May Publisher’s Note

Photo by Jason Fronczek

Identity is complicated. As a kid, I identified as a New Yorker, pinning the badge of The Bronx proudly on my chest, assuming it served as an indicator of my life’s story. Somewhere along the way, I traded my New York blood for the Gulf Coast Shores. Today, I flip a coin before answering the question, “Where are you from?” This, of course, is the most shallow example of identity I could muster. Simple and easily relatable, it lacks the acute degree of examination that sexual, racial, and socio-economic identities bring up.

Last month, I had the opportunity to drive down to Fort Myers for the opening exhibition of James Franco & Kalup Linzy: Collaborations. I had only recently met Linzy, a few weeks prior. During our team’s research on his practice, we came across a 2005 review in The New York Times by Holland Cotter that began with, “A star is born…”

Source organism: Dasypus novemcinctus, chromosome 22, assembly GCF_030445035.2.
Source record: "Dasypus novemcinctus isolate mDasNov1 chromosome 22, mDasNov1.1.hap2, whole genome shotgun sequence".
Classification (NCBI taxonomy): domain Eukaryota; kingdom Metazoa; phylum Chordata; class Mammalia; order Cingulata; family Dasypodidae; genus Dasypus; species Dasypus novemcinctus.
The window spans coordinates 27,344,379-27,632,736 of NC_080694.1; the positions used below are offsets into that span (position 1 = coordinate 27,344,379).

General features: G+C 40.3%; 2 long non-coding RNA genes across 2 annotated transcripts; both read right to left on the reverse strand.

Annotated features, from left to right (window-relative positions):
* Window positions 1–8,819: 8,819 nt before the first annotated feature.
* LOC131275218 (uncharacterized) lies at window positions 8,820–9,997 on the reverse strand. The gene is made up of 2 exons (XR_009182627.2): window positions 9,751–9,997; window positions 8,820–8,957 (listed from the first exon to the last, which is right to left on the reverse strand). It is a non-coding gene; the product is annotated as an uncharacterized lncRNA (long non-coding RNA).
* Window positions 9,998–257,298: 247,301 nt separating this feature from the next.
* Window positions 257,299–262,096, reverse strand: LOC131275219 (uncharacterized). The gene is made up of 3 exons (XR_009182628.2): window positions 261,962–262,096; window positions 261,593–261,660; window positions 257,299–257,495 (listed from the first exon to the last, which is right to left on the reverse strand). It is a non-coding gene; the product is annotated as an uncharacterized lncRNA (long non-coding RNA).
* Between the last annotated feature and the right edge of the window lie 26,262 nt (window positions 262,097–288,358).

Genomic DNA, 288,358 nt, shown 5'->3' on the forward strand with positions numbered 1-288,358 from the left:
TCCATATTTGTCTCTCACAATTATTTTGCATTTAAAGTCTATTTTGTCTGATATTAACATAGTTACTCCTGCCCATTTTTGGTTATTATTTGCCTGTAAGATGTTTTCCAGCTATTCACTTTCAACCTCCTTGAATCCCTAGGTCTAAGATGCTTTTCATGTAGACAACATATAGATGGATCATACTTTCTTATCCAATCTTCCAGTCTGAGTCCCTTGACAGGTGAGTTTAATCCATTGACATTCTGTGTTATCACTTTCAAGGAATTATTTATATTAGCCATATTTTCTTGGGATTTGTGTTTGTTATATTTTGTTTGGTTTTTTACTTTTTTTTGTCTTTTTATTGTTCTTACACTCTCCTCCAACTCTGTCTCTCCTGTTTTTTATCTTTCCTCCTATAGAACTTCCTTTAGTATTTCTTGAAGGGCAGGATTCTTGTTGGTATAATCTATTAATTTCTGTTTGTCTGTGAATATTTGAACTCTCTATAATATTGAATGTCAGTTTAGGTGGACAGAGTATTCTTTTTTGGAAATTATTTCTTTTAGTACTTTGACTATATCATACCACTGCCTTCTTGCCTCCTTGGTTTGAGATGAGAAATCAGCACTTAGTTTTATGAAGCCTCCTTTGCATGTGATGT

The works of Kalup Linzy, Dawn Roe, and Richard Minino range in the spectrum of ideas and style, yet uniformly identify the soul of creativity. As we continue pushing towards our one year anniversary of ARTBORNE, equal parts fear and joy consume me, as I think of what we’ve accomplished with such few resources, and consider what seem to be some insurmountable obstacles ahead. Like the birthing of stars, creating and rearing a magazine is no easy feat either.

Jonathan Yubi